Across the Aisle: A fraud on the Constitution

By: |
December 6, 2020 6:00 AM

Throughout the struggle for Indian Independence, Indians were not divided on race, religion, caste, language or gender.

Indian activists protest against a legislation in Uttar Pradesh directed against inter-faith marriages (AP photo)Indian activists protest against a legislation in Uttar Pradesh directed against inter-faith marriages (AP photo)

Americans can heave a sigh of relief that Mr Donald Trump will be finally out on January 20, 2021. Yet, they cannot wish away the sobering fact that 73,890,295 citizens of the United States voted for Mr Trump, only 6,136,426 less than the number that voted for President-elect Joe Biden. America is divided as never before since 1860.

The civil war of 1860 was fought on the issue of ‘right to equality’. Should black Americans be treated as equal before the law? The divisive factor was race. Eventually, after a bitter war in which an estimated 800,000 lives were lost, President Lincoln prevailed. He also got the Congress to pass the 13th Amendment to the Constitution.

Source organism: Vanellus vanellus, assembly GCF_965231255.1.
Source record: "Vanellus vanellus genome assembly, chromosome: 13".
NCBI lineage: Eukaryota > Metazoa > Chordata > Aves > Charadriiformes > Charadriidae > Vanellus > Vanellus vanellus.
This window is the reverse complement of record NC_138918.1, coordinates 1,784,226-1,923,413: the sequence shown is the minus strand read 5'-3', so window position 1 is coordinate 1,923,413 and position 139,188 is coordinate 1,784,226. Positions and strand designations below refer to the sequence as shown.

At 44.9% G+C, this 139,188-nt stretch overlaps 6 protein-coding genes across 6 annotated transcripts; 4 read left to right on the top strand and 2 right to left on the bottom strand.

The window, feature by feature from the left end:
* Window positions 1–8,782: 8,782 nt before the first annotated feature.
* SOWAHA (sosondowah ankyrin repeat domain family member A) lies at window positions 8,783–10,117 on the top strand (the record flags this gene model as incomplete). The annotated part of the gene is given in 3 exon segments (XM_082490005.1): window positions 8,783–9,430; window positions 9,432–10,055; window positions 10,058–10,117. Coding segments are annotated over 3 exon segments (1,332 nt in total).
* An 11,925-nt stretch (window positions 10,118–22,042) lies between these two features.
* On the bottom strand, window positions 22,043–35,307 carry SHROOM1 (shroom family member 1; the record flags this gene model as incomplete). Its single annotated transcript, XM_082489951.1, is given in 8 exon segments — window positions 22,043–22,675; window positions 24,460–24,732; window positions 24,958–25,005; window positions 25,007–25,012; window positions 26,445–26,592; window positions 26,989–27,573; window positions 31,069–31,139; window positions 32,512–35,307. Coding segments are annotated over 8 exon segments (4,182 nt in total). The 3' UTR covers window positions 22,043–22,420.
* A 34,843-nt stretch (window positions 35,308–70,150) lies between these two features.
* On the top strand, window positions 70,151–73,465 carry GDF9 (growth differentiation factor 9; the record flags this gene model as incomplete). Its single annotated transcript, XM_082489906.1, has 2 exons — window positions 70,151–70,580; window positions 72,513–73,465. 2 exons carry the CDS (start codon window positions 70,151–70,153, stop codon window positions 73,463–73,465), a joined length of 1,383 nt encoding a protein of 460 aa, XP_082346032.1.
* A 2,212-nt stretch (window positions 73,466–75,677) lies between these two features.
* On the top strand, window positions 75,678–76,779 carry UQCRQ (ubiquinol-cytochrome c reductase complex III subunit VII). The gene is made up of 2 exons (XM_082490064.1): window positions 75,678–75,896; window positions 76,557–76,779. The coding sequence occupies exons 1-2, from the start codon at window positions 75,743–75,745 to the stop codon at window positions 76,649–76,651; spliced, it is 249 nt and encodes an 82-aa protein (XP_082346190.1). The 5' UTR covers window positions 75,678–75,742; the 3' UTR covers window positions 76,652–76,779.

Throughout the struggle for Indian Independence, Indians were not divided on race, religion, caste, language or gender. The pages of history of the struggle are filled with names of people who belonged to different regions, spoke different languages, identified themselves with different castes and practised different faiths.

Equality enshrined
At the dawn of independent India, therefore, ‘equality before law’ of every Indian was a given. The idea was effortlessly translated into fundamental rights of citizens and embodied in the Constitution: Article 14 – Equality and equal protection of the laws; Article 15 – Prohibition of discrimination; Article
16 – Equality of opportunity; Article 21 – Protection of life and personal liberty; and Article 25 – Freedom of conscience.